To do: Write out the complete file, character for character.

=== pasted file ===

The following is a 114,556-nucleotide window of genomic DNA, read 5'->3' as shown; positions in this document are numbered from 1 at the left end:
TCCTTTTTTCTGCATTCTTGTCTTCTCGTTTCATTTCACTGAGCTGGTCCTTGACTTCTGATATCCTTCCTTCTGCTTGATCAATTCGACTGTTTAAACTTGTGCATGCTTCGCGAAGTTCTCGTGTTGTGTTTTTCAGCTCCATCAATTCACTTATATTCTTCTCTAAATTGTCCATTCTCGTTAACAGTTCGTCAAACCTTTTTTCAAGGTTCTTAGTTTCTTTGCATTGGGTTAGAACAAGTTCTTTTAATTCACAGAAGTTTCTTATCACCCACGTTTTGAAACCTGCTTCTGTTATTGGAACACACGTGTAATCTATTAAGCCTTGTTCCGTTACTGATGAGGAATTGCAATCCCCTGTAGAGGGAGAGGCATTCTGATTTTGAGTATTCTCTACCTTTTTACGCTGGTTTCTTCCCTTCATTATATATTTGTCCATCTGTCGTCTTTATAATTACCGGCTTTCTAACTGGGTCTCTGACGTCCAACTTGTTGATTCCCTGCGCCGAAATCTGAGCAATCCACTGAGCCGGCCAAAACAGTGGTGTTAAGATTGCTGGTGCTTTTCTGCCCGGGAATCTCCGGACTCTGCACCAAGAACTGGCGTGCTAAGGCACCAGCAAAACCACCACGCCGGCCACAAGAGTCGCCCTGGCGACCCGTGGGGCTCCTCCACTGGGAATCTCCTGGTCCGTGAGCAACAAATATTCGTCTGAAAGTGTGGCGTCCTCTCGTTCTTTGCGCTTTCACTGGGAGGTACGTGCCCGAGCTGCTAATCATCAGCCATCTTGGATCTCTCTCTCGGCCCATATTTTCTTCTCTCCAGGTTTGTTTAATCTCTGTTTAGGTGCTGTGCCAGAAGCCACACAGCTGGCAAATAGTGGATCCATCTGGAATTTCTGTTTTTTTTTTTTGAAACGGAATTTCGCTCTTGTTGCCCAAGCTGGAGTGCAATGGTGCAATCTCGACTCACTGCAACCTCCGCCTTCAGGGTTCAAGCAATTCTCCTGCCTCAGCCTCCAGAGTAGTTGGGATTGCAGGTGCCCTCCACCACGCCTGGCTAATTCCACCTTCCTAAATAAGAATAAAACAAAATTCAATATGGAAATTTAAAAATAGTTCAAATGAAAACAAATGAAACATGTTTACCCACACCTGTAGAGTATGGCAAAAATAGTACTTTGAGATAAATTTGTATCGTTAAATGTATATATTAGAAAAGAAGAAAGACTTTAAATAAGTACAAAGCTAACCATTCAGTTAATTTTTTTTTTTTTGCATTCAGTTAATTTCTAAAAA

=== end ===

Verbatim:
The following is a 114,556-nucleotide window of genomic DNA, read 5'->3' as shown; positions in this document are numbered from 1 at the left end:
TCCTTTTTTCTGCATTCTTGTCTTCTCGTTTCATTTCACTGAGCTGGTCCTTGACTTCTGATATCCTTCCTTCTGCTTGATCAATTCGACTGTTTAAACTTGTGCATGCTTCGCGAAGTTCTCGTGTTGTGTTTTTCAGCTCCATCAATTCACTTATATTCTTCTCTAAATTGTCCATTCTCGTTAACAGTTCGTCAAACCTTTTTTCAAGGTTCTTAGTTTCTTTGCATTGGGTTAGAACAAGTTCTTTTAATTCACAGAAGTTTCTTATCACCCACGTTTTGAAACCTGCTTCTGTTATTGGAACACACGTGTAATCTATTAAGCCTTGTTCCGTTACTGATGAGGAATTGCAATCCCCTGTAGAGGGAGAGGCATTCTGATTTTGAGTATTCTCTACCTTTTTACGCTGGTTTCTTCCCTTCATTATATATTTGTCCATCTGTCGTCTTTATAATTACCGGCTTTCTAACTGGGTCTCTGACGTCCAACTTGTTGATTCCCTGCGCCGAAATCTGAGCAATCCACTGAGCCGGCCAAAACAGTGGTGTTAAGATTGCTGGTGCTTTTCTGCCCGGGAATCTCCGGACTCTGCACCAAGAACTGGCGTGCTAAGGCACCAGCAAAACCACCACGCCGGCCACAAGAGTCGCCCTGGCGACCCGTGGGGCTCCTCCACTGGGAATCTCCTGGTCCGTGAGCAACAAATATTCGTCTGAAAGTGTGGCGTCCTCTCGTTCTTTGCGCTTTCACTGGGAGGTACGTGCCCGAGCTGCTAATCATCAGCCATCTTGGATCTCTCTCTCGGCCCATATTTTCTTCTCTCCAGGTTTGTTTAATCTCTGTTTAGGTGCTGTGCCAGAAGCCACACAGCTGGCAAATAGTGGATCCATCTGGAATTTCTGTTTTTTTTTTTTGAAACGGAATTTCGCTCTTGTTGCCCAAGCTGGAGTGCAATGGTGCAATCTCGACTCACTGCAACCTCCGCCTTCAGGGTTCAAGCAATTCTCCTGCCTCAGCCTCCAGAGTAGTTGGGATTGCAGGTGCCCTCCACCACGCCTGGCTAATTCCACCTTCCTAAATAAGAATAAAACAAAATTCAATATGGAAATTTAAAAATAGTTCAAATGAAAACAAATGAAACATGTTTACCCACACCTGTAGAGTATGGCAAAAATAGTACTTTGAGATAAATTTGTATCGTTAAATGTATATATTAGAAAAGAAGAAAGACTTTAAATAAGTACAAAGCTAACCATTCAGTTAATTTTTTTTTTTTTGCATTCAGTTAATTTCTAAAAA